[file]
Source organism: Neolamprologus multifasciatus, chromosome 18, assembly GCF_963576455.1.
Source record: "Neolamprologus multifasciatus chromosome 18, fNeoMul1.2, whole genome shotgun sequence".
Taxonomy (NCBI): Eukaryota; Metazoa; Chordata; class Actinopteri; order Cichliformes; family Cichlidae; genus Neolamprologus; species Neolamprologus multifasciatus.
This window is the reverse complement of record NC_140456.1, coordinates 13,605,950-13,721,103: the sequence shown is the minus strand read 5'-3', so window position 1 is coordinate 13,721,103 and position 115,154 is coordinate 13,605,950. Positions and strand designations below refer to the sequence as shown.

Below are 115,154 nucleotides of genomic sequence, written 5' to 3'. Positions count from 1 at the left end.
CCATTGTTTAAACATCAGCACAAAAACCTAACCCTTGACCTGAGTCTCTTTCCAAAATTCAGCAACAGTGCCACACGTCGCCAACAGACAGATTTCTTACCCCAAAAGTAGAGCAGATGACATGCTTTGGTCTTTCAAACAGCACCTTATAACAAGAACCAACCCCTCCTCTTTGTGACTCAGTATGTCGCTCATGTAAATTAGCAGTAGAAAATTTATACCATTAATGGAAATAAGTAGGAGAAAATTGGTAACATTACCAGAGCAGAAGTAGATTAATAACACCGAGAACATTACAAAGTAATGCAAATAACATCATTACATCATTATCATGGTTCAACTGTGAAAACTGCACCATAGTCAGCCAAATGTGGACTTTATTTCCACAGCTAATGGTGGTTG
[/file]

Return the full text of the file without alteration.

Source organism: Neolamprologus multifasciatus, chromosome 18, assembly GCF_963576455.1.
Source record: "Neolamprologus multifasciatus chromosome 18, fNeoMul1.2, whole genome shotgun sequence".
Taxonomy (NCBI): Eukaryota; Metazoa; Chordata; class Actinopteri; order Cichliformes; family Cichlidae; genus Neolamprologus; species Neolamprologus multifasciatus.
This window is the reverse complement of record NC_140456.1, coordinates 13,605,950-13,721,103: the sequence shown is the minus strand read 5'-3', so window position 1 is coordinate 13,721,103 and position 115,154 is coordinate 13,605,950. Positions and strand designations below refer to the sequence as shown.

Below are 115,154 nucleotides of genomic sequence, written 5' to 3'. Positions count from 1 at the left end.
CCATTGTTTAAACATCAGCACAAAAACCTAACCCTTGACCTGAGTCTCTTTCCAAAATTCAGCAACAGTGCCACACGTCGCCAACAGACAGATTTCTTACCCCAAAAGTAGAGCAGATGACATGCTTTGGTCTTTCAAACAGCACCTTATAACAAGAACCAACCCCTCCTCTTTGTGACTCAGTATGTCGCTCATGTAAATTAGCAGTAGAAAATTTATACCATTAATGGAAATAAGTAGGAGAAAATTGGTAACATTACCAGAGCAGAAGTAGATTAATAACACCGAGAACATTACAAAGTAATGCAAATAACATCATTACATCATTATCATGGTTCAACTGTGAAAACTGCACCATAGTCAGCCAAATGTGGACTTTATTTCCACAGCTAATGGTGGTTG